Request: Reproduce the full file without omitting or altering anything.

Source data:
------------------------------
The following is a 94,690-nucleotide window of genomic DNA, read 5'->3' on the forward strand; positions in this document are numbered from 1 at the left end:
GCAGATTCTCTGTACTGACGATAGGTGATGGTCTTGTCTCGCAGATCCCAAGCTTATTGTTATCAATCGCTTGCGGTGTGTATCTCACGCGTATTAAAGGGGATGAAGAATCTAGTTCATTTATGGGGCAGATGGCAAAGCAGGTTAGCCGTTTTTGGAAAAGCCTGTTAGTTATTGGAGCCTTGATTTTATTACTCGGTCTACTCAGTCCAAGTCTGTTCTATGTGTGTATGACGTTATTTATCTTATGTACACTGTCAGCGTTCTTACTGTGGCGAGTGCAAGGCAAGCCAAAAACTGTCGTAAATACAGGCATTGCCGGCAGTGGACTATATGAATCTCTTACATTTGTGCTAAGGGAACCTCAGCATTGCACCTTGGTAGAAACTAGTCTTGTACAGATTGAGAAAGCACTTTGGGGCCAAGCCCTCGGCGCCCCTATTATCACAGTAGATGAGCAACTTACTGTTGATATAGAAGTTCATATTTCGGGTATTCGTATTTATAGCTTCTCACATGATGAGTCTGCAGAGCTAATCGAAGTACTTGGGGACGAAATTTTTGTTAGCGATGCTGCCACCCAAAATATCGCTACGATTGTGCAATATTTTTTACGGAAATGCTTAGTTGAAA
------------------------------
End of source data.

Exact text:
The following is a 94,690-nucleotide window of genomic DNA, read 5'->3' on the forward strand; positions in this document are numbered from 1 at the left end:
GCAGATTCTCTGTACTGACGATAGGTGATGGTCTTGTCTCGCAGATCCCAAGCTTATTGTTATCAATCGCTTGCGGTGTGTATCTCACGCGTATTAAAGGGGATGAAGAATCTAGTTCATTTATGGGGCAGATGGCAAAGCAGGTTAGCCGTTTTTGGAAAAGCCTGTTAGTTATTGGAGCCTTGATTTTATTACTCGGTCTACTCAGTCCAAGTCTGTTCTATGTGTGTATGACGTTATTTATCTTATGTACACTGTCAGCGTTCTTACTGTGGCGAGTGCAAGGCAAGCCAAAAACTGTCGTAAATACAGGCATTGCCGGCAGTGGACTATATGAATCTCTTACATTTGTGCTAAGGGAACCTCAGCATTGCACCTTGGTAGAAACTAGTCTTGTACAGATTGAGAAAGCACTTTGGGGCCAAGCCCTCGGCGCCCCTATTATCACAGTAGATGAGCAACTTACTGTTGATATAGAAGTTCATATTTCGGGTATTCGTATTTATAGCTTCTCACATGATGAGTCTGCAGAGCTAATCGAAGTACTTGGGGACGAAATTTTTGTTAGCGATGCTGCCACCCAAAATATCGCTACGATTGTGCAATATTTTTTACGGAAATGCTTAGTTGAAA